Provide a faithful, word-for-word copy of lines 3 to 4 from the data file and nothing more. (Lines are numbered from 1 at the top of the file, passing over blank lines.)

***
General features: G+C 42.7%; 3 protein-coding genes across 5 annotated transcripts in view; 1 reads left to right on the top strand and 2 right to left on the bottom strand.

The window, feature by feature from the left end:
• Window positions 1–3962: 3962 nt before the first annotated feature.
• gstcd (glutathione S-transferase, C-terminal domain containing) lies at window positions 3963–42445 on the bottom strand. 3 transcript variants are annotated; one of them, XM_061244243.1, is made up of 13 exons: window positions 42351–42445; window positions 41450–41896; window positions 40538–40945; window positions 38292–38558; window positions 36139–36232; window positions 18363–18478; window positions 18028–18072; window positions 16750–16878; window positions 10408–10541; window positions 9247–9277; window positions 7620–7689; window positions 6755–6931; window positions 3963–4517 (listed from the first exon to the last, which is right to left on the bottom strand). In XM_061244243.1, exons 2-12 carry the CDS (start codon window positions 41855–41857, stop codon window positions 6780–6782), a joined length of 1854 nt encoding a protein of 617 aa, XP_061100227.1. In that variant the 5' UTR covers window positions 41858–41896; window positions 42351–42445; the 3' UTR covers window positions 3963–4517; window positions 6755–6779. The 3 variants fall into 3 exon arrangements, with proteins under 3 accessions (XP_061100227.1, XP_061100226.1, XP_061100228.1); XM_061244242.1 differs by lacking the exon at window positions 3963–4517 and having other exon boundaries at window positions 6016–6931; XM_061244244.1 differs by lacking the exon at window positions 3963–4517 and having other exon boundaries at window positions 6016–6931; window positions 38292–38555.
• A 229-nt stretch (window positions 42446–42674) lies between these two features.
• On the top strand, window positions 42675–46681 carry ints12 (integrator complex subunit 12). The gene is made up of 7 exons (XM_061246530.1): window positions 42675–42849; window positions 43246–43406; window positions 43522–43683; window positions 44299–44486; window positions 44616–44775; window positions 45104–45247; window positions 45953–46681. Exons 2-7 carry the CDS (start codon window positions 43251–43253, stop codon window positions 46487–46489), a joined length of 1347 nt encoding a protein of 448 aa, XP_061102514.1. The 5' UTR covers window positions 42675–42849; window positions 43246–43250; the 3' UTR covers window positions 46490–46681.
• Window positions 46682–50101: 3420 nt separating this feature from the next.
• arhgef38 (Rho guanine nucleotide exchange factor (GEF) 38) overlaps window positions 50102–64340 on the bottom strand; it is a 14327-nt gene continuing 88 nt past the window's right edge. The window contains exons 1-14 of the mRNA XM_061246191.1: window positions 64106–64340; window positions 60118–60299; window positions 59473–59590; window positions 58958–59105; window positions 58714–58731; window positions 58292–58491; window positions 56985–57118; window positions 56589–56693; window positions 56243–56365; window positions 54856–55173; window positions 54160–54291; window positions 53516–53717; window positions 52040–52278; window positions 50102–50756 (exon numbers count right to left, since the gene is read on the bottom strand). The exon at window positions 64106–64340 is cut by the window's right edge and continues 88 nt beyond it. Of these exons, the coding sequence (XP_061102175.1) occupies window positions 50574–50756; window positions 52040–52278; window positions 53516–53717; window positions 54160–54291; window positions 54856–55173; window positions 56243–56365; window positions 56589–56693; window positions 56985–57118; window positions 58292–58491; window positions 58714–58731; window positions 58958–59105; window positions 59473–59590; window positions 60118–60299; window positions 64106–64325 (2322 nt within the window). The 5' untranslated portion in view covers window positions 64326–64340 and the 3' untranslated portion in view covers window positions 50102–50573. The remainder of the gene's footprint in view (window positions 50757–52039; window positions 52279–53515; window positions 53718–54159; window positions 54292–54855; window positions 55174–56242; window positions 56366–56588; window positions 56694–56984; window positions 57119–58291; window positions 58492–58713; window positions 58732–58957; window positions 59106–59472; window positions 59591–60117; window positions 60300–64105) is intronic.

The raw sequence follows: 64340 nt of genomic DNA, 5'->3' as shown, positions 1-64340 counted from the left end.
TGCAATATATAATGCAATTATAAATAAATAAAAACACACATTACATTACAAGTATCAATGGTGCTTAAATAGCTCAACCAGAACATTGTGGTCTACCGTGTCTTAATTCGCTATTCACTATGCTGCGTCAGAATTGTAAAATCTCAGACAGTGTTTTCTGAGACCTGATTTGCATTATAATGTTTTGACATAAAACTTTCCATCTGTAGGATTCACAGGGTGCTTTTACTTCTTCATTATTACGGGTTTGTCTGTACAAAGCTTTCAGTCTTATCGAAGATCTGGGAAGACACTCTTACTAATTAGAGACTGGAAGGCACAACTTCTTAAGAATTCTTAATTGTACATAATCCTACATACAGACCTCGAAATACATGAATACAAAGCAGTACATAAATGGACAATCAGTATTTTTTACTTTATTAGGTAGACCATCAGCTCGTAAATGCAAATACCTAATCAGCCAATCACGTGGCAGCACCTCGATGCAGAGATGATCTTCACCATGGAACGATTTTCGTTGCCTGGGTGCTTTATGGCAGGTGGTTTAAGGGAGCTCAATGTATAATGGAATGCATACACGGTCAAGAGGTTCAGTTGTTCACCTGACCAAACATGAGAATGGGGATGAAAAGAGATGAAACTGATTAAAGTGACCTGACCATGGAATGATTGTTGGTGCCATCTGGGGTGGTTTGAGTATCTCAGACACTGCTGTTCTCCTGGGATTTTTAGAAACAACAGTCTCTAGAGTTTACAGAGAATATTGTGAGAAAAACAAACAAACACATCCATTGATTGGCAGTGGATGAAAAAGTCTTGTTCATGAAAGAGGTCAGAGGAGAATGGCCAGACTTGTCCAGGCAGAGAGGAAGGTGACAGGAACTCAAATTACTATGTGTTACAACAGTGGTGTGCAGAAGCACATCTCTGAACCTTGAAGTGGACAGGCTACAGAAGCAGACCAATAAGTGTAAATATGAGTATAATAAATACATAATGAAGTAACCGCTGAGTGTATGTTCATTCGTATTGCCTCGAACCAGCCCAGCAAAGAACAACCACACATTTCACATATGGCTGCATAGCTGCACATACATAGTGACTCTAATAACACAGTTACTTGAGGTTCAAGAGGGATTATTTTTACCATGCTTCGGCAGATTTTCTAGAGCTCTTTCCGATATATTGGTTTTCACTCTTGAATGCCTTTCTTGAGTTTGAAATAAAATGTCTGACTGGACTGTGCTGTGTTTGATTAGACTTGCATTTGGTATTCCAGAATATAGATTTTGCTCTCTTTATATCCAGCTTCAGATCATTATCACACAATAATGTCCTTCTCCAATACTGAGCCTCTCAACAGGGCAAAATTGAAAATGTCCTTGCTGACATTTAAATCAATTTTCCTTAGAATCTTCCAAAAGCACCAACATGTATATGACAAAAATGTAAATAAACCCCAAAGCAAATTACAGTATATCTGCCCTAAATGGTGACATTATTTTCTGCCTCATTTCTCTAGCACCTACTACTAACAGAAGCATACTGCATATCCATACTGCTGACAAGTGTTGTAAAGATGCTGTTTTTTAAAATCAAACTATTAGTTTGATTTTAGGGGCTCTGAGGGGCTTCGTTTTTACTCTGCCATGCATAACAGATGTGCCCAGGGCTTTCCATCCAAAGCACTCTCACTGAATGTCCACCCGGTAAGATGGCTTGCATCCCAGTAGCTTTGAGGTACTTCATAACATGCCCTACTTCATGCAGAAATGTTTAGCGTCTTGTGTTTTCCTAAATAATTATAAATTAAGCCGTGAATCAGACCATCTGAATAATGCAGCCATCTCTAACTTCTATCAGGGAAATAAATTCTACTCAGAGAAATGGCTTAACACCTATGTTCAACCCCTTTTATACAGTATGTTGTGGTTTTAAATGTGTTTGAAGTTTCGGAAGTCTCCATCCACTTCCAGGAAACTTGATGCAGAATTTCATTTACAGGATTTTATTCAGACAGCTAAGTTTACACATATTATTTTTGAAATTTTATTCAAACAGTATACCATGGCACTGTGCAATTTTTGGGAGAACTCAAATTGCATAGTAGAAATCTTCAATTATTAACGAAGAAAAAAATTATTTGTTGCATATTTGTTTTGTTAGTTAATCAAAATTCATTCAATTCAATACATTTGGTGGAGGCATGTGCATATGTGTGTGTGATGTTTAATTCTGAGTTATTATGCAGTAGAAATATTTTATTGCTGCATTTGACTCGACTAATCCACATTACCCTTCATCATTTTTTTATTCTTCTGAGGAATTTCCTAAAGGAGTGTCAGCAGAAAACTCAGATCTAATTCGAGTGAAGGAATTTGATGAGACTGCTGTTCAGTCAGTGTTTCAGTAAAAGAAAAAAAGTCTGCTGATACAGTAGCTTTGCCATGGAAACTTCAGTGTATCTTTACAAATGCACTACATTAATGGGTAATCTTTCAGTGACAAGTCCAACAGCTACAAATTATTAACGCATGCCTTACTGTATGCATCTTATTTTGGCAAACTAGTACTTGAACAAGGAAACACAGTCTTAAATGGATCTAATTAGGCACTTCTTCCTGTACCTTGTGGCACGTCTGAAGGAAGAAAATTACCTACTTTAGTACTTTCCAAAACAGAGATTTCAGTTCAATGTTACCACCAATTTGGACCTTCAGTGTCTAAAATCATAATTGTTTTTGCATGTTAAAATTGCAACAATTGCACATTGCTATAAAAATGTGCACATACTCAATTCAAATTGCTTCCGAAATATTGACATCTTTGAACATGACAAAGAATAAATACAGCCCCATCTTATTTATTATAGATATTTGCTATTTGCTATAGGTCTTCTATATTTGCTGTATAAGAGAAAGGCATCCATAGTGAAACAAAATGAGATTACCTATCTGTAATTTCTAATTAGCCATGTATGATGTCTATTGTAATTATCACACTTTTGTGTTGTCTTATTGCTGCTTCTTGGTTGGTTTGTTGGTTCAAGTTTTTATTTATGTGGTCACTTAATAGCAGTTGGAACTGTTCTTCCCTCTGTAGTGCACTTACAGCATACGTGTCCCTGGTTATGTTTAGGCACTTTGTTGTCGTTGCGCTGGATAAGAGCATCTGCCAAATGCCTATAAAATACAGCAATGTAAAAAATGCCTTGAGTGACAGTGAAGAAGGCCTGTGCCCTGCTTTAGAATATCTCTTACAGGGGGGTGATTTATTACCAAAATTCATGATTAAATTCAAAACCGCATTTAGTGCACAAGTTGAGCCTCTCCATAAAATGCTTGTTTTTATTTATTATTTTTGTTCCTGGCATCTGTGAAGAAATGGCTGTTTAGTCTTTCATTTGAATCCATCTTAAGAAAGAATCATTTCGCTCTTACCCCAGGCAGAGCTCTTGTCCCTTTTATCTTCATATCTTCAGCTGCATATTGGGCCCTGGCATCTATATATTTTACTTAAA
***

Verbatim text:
• Window positions 1–3962: 3962 nt before the first annotated feature.
• gstcd (glutathione S-transferase, C-terminal domain containing) lies at window positions 3963–42445 on the bottom strand. 3 transcript variants are annotated; one of them, XM_061244243.1, is made up of 13 exons: window positions 42351–42445; window positions 41450–41896; window positions 40538–40945; window positions 38292–38558; window positions 36139–36232; window positions 18363–18478; window positions 18028–18072; window positions 16750–16878; window positions 10408–10541; window positions 9247–9277; window positions 7620–7689; window positions 6755–6931; window positions 3963–4517 (listed from the first exon to the last, which is right to left on the bottom strand). In XM_061244243.1, exons 2-12 carry the CDS (start codon window positions 41855–41857, stop codon window positions 6780–6782), a joined length of 1854 nt encoding a protein of 617 aa, XP_061100227.1. In that variant the 5' UTR covers window positions 41858–41896; window positions 42351–42445; the 3' UTR covers window positions 3963–4517; window positions 6755–6779. The 3 variants fall into 3 exon arrangements, with proteins under 3 accessions (XP_061100227.1, XP_061100226.1, XP_061100228.1); XM_061244242.1 differs by lacking the exon at window positions 3963–4517 and having other exon boundaries at window positions 6016–6931; XM_061244244.1 differs by lacking the exon at window positions 3963–4517 and having other exon boundaries at window positions 6016–6931; window positions 38292–38555.